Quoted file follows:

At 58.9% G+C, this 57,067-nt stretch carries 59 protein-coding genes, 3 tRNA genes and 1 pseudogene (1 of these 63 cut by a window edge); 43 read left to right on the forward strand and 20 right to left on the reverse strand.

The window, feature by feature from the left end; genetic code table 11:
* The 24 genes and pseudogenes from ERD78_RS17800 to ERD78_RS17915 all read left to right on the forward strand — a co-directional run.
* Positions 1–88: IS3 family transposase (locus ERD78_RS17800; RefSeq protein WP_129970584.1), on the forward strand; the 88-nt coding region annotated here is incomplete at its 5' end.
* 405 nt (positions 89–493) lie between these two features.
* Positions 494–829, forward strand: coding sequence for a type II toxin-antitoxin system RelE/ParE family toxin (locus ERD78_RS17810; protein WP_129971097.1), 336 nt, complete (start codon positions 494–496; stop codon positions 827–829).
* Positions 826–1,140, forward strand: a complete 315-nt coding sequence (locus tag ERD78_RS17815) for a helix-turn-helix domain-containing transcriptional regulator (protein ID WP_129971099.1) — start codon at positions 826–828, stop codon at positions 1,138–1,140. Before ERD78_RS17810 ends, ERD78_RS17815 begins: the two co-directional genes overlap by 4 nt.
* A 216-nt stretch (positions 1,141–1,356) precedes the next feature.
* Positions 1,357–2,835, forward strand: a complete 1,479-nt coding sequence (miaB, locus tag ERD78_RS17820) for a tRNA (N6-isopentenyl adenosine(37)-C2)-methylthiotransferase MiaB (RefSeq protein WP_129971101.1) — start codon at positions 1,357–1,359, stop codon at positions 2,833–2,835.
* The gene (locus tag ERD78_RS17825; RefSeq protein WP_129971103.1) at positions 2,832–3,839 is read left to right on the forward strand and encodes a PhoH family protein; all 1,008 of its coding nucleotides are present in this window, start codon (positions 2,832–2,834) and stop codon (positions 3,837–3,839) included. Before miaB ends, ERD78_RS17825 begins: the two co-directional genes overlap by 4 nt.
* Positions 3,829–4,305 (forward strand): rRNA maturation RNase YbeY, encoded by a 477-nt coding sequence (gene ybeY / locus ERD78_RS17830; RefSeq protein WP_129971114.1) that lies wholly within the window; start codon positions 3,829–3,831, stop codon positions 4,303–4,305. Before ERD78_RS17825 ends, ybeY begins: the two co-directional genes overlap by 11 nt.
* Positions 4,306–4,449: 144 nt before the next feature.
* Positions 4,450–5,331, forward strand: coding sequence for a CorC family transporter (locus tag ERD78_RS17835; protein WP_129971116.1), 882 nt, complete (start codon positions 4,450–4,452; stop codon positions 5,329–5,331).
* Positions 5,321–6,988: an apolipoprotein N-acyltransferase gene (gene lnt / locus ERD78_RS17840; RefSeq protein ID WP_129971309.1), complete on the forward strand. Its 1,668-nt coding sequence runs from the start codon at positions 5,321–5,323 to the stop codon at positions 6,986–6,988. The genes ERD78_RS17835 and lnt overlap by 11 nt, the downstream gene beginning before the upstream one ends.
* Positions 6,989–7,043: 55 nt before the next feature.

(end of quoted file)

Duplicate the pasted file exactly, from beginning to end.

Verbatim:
At 58.9% G+C, this 57,067-nt stretch carries 59 protein-coding genes, 3 tRNA genes and 1 pseudogene (1 of these 63 cut by a window edge); 43 read left to right on the forward strand and 20 right to left on the reverse strand.

The window, feature by feature from the left end; genetic code table 11:
* The 24 genes and pseudogenes from ERD78_RS17800 to ERD78_RS17915 all read left to right on the forward strand — a co-directional run.
* Positions 1–88: IS3 family transposase (locus ERD78_RS17800; RefSeq protein WP_129970584.1), on the forward strand; the 88-nt coding region annotated here is incomplete at its 5' end.
* 405 nt (positions 89–493) lie between these two features.
* Positions 494–829, forward strand: coding sequence for a type II toxin-antitoxin system RelE/ParE family toxin (locus ERD78_RS17810; protein WP_129971097.1), 336 nt, complete (start codon positions 494–496; stop codon positions 827–829).
* Positions 826–1,140, forward strand: a complete 315-nt coding sequence (locus tag ERD78_RS17815) for a helix-turn-helix domain-containing transcriptional regulator (protein ID WP_129971099.1) — start codon at positions 826–828, stop codon at positions 1,138–1,140. Before ERD78_RS17810 ends, ERD78_RS17815 begins: the two co-directional genes overlap by 4 nt.
* A 216-nt stretch (positions 1,141–1,356) precedes the next feature.
* Positions 1,357–2,835, forward strand: a complete 1,479-nt coding sequence (miaB, locus tag ERD78_RS17820) for a tRNA (N6-isopentenyl adenosine(37)-C2)-methylthiotransferase MiaB (RefSeq protein WP_129971101.1) — start codon at positions 1,357–1,359, stop codon at positions 2,833–2,835.
* The gene (locus tag ERD78_RS17825; RefSeq protein WP_129971103.1) at positions 2,832–3,839 is read left to right on the forward strand and encodes a PhoH family protein; all 1,008 of its coding nucleotides are present in this window, start codon (positions 2,832–2,834) and stop codon (positions 3,837–3,839) included. Before miaB ends, ERD78_RS17825 begins: the two co-directional genes overlap by 4 nt.
* Positions 3,829–4,305 (forward strand): rRNA maturation RNase YbeY, encoded by a 477-nt coding sequence (gene ybeY / locus ERD78_RS17830; RefSeq protein WP_129971114.1) that lies wholly within the window; start codon positions 3,829–3,831, stop codon positions 4,303–4,305. Before ERD78_RS17825 ends, ybeY begins: the two co-directional genes overlap by 11 nt.
* Positions 4,306–4,449: 144 nt before the next feature.
* Positions 4,450–5,331, forward strand: coding sequence for a CorC family transporter (locus tag ERD78_RS17835; protein WP_129971116.1), 882 nt, complete (start codon positions 4,450–4,452; stop codon positions 5,329–5,331).
* Positions 5,321–6,988: an apolipoprotein N-acyltransferase gene (gene lnt / locus ERD78_RS17840; RefSeq protein ID WP_129971309.1), complete on the forward strand. Its 1,668-nt coding sequence runs from the start codon at positions 5,321–5,323 to the stop codon at positions 6,986–6,988. The genes ERD78_RS17835 and lnt overlap by 11 nt, the downstream gene beginning before the upstream one ends.
* Positions 6,989–7,043: 55 nt before the next feature.